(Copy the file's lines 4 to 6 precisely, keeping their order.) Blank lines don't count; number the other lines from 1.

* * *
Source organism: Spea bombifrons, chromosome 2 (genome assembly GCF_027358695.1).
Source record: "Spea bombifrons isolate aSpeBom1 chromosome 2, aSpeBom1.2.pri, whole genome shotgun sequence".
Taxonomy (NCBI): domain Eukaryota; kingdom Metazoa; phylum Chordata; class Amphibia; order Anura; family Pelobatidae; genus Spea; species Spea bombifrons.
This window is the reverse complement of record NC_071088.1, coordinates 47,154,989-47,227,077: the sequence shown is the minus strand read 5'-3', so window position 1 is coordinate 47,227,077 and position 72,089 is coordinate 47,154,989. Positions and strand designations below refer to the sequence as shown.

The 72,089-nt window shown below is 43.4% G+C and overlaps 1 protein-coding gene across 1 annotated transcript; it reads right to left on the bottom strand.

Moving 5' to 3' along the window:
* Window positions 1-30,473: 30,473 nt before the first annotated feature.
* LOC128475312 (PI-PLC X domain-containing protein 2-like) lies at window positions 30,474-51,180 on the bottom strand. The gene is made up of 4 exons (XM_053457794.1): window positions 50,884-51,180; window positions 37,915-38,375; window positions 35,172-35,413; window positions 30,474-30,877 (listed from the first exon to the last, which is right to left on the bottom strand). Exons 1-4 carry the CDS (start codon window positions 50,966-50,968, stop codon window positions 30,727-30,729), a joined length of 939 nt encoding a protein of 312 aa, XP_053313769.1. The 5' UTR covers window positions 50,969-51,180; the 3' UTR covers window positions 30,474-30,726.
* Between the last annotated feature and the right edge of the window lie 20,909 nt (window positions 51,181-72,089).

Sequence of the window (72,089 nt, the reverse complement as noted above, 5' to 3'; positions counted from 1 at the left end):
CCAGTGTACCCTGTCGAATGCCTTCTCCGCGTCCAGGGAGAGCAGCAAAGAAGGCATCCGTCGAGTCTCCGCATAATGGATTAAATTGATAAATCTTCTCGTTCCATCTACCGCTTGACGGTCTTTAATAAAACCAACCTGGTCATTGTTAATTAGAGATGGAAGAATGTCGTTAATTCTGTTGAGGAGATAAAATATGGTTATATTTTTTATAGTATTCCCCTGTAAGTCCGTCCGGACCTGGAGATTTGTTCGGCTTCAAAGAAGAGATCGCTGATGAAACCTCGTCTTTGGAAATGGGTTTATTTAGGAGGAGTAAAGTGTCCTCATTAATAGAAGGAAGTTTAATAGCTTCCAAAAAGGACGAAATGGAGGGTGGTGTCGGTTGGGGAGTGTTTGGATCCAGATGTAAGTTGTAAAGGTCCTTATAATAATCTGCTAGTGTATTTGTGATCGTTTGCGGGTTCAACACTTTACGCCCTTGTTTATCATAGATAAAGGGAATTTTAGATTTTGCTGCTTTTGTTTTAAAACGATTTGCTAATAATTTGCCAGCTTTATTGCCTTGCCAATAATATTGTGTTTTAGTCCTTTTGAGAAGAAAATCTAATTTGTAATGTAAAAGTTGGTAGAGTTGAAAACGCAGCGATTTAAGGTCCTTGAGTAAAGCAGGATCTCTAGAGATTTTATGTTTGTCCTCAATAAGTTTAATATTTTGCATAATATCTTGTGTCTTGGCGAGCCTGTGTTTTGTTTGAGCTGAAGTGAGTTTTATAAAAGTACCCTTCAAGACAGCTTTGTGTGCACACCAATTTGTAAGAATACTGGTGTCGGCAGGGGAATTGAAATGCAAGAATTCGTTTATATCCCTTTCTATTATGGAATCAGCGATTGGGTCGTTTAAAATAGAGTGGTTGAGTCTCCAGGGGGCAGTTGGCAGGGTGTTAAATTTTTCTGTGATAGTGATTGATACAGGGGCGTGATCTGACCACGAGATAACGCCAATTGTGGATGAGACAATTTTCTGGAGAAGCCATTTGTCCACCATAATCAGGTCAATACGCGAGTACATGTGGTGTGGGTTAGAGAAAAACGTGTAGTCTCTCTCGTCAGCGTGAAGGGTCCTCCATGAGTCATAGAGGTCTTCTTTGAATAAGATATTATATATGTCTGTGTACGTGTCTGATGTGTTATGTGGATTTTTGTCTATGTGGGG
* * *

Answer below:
This window is the reverse complement of record NC_071088.1, coordinates 47,154,989-47,227,077: the sequence shown is the minus strand read 5'-3', so window position 1 is coordinate 47,227,077 and position 72,089 is coordinate 47,154,989. Positions and strand designations below refer to the sequence as shown.

The 72,089-nt window shown below is 43.4% G+C and overlaps 1 protein-coding gene across 1 annotated transcript; it reads right to left on the bottom strand.

Moving 5' to 3' along the window: